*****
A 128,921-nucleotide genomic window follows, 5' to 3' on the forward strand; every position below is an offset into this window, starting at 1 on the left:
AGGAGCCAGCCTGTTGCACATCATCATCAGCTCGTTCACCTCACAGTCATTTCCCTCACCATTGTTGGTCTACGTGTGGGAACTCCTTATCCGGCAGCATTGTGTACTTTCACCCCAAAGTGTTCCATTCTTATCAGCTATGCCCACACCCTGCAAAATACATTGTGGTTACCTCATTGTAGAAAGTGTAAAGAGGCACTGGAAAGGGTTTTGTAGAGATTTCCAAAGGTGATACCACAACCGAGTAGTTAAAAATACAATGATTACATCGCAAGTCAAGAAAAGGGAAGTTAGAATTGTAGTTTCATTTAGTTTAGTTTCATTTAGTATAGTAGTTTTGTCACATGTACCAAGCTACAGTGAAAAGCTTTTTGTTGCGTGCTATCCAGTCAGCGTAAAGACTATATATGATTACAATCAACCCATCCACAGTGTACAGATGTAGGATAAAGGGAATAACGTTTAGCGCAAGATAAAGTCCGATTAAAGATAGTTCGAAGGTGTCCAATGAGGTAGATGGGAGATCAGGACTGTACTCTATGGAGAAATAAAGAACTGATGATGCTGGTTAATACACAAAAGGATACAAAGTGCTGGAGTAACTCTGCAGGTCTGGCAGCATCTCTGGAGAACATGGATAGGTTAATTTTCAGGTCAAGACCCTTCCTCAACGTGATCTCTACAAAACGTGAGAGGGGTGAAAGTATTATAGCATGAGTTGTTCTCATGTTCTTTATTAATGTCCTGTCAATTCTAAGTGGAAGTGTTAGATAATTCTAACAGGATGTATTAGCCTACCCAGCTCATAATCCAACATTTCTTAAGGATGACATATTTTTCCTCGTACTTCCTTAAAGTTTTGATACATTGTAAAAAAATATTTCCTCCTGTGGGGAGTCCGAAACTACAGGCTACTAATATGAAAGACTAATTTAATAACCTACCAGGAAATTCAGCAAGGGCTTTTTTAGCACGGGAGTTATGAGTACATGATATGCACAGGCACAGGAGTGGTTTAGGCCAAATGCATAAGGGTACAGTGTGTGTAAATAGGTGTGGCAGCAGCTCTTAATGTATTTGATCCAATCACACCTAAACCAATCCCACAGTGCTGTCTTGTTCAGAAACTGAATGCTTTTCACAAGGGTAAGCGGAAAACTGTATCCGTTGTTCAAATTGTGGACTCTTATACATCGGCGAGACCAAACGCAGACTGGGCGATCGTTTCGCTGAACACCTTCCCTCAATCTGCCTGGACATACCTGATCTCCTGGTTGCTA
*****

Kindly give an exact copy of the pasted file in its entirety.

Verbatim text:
A 128,921-nucleotide genomic window follows, 5' to 3' on the forward strand; every position below is an offset into this window, starting at 1 on the left:
AGGAGCCAGCCTGTTGCACATCATCATCAGCTCGTTCACCTCACAGTCATTTCCCTCACCATTGTTGGTCTACGTGTGGGAACTCCTTATCCGGCAGCATTGTGTACTTTCACCCCAAAGTGTTCCATTCTTATCAGCTATGCCCACACCCTGCAAAATACATTGTGGTTACCTCATTGTAGAAAGTGTAAAGAGGCACTGGAAAGGGTTTTGTAGAGATTTCCAAAGGTGATACCACAACCGAGTAGTTAAAAATACAATGATTACATCGCAAGTCAAGAAAAGGGAAGTTAGAATTGTAGTTTCATTTAGTTTAGTTTCATTTAGTATAGTAGTTTTGTCACATGTACCAAGCTACAGTGAAAAGCTTTTTGTTGCGTGCTATCCAGTCAGCGTAAAGACTATATATGATTACAATCAACCCATCCACAGTGTACAGATGTAGGATAAAGGGAATAACGTTTAGCGCAAGATAAAGTCCGATTAAAGATAGTTCGAAGGTGTCCAATGAGGTAGATGGGAGATCAGGACTGTACTCTATGGAGAAATAAAGAACTGATGATGCTGGTTAATACACAAAAGGATACAAAGTGCTGGAGTAACTCTGCAGGTCTGGCAGCATCTCTGGAGAACATGGATAGGTTAATTTTCAGGTCAAGACCCTTCCTCAACGTGATCTCTACAAAACGTGAGAGGGGTGAAAGTATTATAGCATGAGTTGTTCTCATGTTCTTTATTAATGTCCTGTCAATTCTAAGTGGAAGTGTTAGATAATTCTAACAGGATGTATTAGCCTACCCAGCTCATAATCCAACATTTCTTAAGGATGACATATTTTTCCTCGTACTTCCTTAAAGTTTTGATACATTGTAAAAAAATATTTCCTCCTGTGGGGAGTCCGAAACTACAGGCTACTAATATGAAAGACTAATTTAATAACCTACCAGGAAATTCAGCAAGGGCTTTTTTAGCACGGGAGTTATGAGTACATGATATGCACAGGCACAGGAGTGGTTTAGGCCAAATGCATAAGGGTACAGTGTGTGTAAATAGGTGTGGCAGCAGCTCTTAATGTATTTGATCCAATCACACCTAAACCAATCCCACAGTGCTGTCTTGTTCAGAAACTGAATGCTTTTCACAAGGGTAAGCGGAAAACTGTATCCGTTGTTCAAATTGTGGACTCTTATACATCGGCGAGACCAAACGCAGACTGGGCGATCGTTTCGCTGAACACCTTCCCTCAATCTGCCTGGACATACCTGATCTCCTGGTTGCTA